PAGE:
I can’t help but grimace whenever matrimony is framed by people like this guy Harper as a method for ‘defying liberal elites’ because, as far as I’m concerned, it is precisely liberal elites who always subject me to the heaviest barrage of pro-marriage propaganda. In recent years, there have been NYT op-eds advocating for staying in unhappy marriages even when you ‘loathe’ your spouse, op-eds suggesting ‘experimenting with polyamory’ in order to make it all a little more bearable in your marriage, and op-eds extolling the virtues of marrying aged ‘23 or 24.’ So it really blows my mind, the way these social-democratic wags always try to link declining marriage rates to ‘individualism’ or ‘selfishness.’ What action could be more antisocial than swearing, as an individual, to ‘forsake all others’ in favor of one other person? Yet, oh, an ethic of civic or communitarian responsibility is somehow in play, it is implied. Marriage is good for ‘the’ children, we’re relentlessly told (compared to what? is what I always want to know.) Marriage is good for a man’s happiness (it is probably bad for a woman’s, is the unspoken part). It’s good for bank accounts (it makes it harder, unfortunately, to ever stop earning money). It ‘civilizes’ cads and entitles unwaged mothers to certain protective assets, ergo, it’s good for society (but which vision of society?) Such are the going articles of faith about the set of state-sanctioned property rights in question.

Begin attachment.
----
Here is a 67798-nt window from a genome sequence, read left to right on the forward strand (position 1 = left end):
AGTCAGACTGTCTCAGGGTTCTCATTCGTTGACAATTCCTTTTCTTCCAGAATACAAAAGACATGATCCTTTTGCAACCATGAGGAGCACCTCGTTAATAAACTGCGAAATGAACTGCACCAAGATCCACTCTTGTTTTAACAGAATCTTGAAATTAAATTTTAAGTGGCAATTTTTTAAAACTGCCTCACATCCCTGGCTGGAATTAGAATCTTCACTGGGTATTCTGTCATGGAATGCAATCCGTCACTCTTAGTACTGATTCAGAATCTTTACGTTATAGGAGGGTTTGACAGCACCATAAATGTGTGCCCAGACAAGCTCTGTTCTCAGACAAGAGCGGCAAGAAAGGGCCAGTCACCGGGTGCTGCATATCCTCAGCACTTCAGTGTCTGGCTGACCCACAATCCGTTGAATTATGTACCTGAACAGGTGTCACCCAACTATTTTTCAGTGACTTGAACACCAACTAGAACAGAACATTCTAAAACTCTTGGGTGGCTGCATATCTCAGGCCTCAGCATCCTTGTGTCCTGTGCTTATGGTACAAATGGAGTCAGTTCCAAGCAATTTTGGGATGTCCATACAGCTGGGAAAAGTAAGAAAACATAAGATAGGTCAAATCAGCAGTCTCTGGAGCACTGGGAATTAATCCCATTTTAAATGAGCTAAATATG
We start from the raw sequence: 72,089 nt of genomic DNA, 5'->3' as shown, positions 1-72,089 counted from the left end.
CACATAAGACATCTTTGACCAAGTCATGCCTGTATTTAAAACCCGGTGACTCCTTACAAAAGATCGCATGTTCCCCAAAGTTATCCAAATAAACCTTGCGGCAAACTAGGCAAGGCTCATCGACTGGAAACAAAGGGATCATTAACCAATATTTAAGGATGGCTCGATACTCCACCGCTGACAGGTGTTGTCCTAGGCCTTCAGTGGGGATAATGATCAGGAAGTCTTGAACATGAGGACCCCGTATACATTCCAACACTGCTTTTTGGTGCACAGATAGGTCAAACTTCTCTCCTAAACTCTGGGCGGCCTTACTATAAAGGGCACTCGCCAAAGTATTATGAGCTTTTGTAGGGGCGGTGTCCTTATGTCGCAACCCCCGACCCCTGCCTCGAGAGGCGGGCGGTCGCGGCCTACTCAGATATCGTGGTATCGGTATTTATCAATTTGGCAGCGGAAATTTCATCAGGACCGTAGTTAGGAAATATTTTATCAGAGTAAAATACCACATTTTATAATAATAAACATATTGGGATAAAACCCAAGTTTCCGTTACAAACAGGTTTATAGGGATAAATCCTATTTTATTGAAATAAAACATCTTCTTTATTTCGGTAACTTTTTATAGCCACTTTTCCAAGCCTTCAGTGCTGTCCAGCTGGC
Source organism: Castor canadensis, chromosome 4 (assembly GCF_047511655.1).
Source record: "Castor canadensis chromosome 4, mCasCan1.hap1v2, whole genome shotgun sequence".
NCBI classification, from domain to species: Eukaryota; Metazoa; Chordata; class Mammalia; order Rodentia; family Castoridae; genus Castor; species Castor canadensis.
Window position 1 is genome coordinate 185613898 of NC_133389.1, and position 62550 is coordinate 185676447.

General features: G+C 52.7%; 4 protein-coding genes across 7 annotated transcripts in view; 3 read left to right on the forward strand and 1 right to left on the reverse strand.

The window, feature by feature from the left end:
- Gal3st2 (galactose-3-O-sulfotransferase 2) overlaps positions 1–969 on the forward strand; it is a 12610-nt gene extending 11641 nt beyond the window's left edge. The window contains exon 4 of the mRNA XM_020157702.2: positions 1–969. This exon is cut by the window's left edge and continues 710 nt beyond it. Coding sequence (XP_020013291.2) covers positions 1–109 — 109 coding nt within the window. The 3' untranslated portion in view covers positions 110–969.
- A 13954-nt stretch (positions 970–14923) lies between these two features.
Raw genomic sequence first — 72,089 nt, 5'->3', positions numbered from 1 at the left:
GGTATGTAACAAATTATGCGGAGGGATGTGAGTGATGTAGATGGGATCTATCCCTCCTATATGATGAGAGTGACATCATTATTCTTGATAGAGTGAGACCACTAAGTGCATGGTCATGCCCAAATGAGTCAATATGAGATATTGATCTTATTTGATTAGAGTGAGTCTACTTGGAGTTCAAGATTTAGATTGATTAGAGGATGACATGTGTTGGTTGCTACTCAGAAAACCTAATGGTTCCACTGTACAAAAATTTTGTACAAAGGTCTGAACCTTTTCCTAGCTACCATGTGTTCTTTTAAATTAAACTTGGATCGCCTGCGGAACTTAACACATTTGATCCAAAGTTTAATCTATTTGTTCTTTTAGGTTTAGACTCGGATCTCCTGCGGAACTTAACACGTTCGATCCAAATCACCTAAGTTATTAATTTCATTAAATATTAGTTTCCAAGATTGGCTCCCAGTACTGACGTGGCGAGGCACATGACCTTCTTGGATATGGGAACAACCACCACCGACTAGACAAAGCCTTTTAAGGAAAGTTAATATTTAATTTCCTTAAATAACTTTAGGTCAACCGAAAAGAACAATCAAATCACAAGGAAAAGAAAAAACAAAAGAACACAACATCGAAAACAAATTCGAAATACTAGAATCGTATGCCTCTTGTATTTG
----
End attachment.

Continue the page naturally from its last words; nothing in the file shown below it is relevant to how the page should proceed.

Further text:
You’d think, from the state of the discourse, that disdain for marriage was threatening the very fabric of the West, but in fact, the pressure to aspire to a procreative, propertied, monogamous couple-form remains overwhelming. Despite all the obsessing, the family ethic remains depressingly intact. Three-quarters of Americans have been married by the time they’re 40; and many more of us cohabitate with partners. It sometimes seems to me that most TV streaming options, from Love is Blind to The Golden Bachelor, involve watching people tie the knot. Meanwhile, the higher cost of living associated with not being coupled up (the so-called ‘singles tax’) is surely one factor behind a turn towards ‘mommunes’ and co-living. Seen in this light, the grim insistence on misdiagnosing the ‘problem’ of falling birthrates—surely that’s what this is underlyingly about—by pointing to a culture of egoic commitment-phobia, instead of to the ever-increasing economic impossibility of the nuclear household, feels wishful.